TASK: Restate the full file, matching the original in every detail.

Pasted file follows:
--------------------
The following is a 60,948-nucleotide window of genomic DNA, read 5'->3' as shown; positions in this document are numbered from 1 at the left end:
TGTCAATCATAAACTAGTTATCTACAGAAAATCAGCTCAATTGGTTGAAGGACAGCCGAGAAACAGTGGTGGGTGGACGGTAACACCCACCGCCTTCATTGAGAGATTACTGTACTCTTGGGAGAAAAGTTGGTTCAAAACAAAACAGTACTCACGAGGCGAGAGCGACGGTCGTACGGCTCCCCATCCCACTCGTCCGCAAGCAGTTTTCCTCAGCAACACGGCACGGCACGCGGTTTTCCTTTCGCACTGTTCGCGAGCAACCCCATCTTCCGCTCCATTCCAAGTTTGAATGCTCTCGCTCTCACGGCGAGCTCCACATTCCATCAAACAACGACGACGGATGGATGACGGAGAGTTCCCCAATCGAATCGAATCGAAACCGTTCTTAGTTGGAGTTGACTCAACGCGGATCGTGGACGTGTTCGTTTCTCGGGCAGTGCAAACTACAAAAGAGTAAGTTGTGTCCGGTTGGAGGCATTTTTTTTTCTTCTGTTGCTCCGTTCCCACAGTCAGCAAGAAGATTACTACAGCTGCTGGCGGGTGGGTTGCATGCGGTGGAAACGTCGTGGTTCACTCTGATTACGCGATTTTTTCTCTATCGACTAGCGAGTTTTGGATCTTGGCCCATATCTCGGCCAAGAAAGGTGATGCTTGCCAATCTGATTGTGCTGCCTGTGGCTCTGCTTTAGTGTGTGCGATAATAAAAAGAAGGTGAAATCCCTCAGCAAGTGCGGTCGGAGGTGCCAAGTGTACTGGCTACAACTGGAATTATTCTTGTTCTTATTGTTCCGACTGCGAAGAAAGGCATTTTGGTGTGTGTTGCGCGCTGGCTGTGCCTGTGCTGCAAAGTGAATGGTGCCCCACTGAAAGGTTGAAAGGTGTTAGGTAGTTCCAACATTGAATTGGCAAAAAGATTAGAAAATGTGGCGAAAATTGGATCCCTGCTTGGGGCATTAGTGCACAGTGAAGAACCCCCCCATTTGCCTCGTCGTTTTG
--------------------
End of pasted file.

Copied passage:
The following is a 60,948-nucleotide window of genomic DNA, read 5'->3' as shown; positions in this document are numbered from 1 at the left end:
TGTCAATCATAAACTAGTTATCTACAGAAAATCAGCTCAATTGGTTGAAGGACAGCCGAGAAACAGTGGTGGGTGGACGGTAACACCCACCGCCTTCATTGAGAGATTACTGTACTCTTGGGAGAAAAGTTGGTTCAAAACAAAACAGTACTCACGAGGCGAGAGCGACGGTCGTACGGCTCCCCATCCCACTCGTCCGCAAGCAGTTTTCCTCAGCAACACGGCACGGCACGCGGTTTTCCTTTCGCACTGTTCGCGAGCAACCCCATCTTCCGCTCCATTCCAAGTTTGAATGCTCTCGCTCTCACGGCGAGCTCCACATTCCATCAAACAACGACGACGGATGGATGACGGAGAGTTCCCCAATCGAATCGAATCGAAACCGTTCTTAGTTGGAGTTGACTCAACGCGGATCGTGGACGTGTTCGTTTCTCGGGCAGTGCAAACTACAAAAGAGTAAGTTGTGTCCGGTTGGAGGCATTTTTTTTTCTTCTGTTGCTCCGTTCCCACAGTCAGCAAGAAGATTACTACAGCTGCTGGCGGGTGGGTTGCATGCGGTGGAAACGTCGTGGTTCACTCTGATTACGCGATTTTTTCTCTATCGACTAGCGAGTTTTGGATCTTGGCCCATATCTCGGCCAAGAAAGGTGATGCTTGCCAATCTGATTGTGCTGCCTGTGGCTCTGCTTTAGTGTGTGCGATAATAAAAAGAAGGTGAAATCCCTCAGCAAGTGCGGTCGGAGGTGCCAAGTGTACTGGCTACAACTGGAATTATTCTTGTTCTTATTGTTCCGACTGCGAAGAAAGGCATTTTGGTGTGTGTTGCGCGCTGGCTGTGCCTGTGCTGCAAAGTGAATGGTGCCCCACTGAAAGGTTGAAAGGTGTTAGGTAGTTCCAACATTGAATTGGCAAAAAGATTAGAAAATGTGGCGAAAATTGGATCCCTGCTTGGGGCATTAGTGCACAGTGAAGAACCCCCCCATTTGCCTCGTCGTTTTG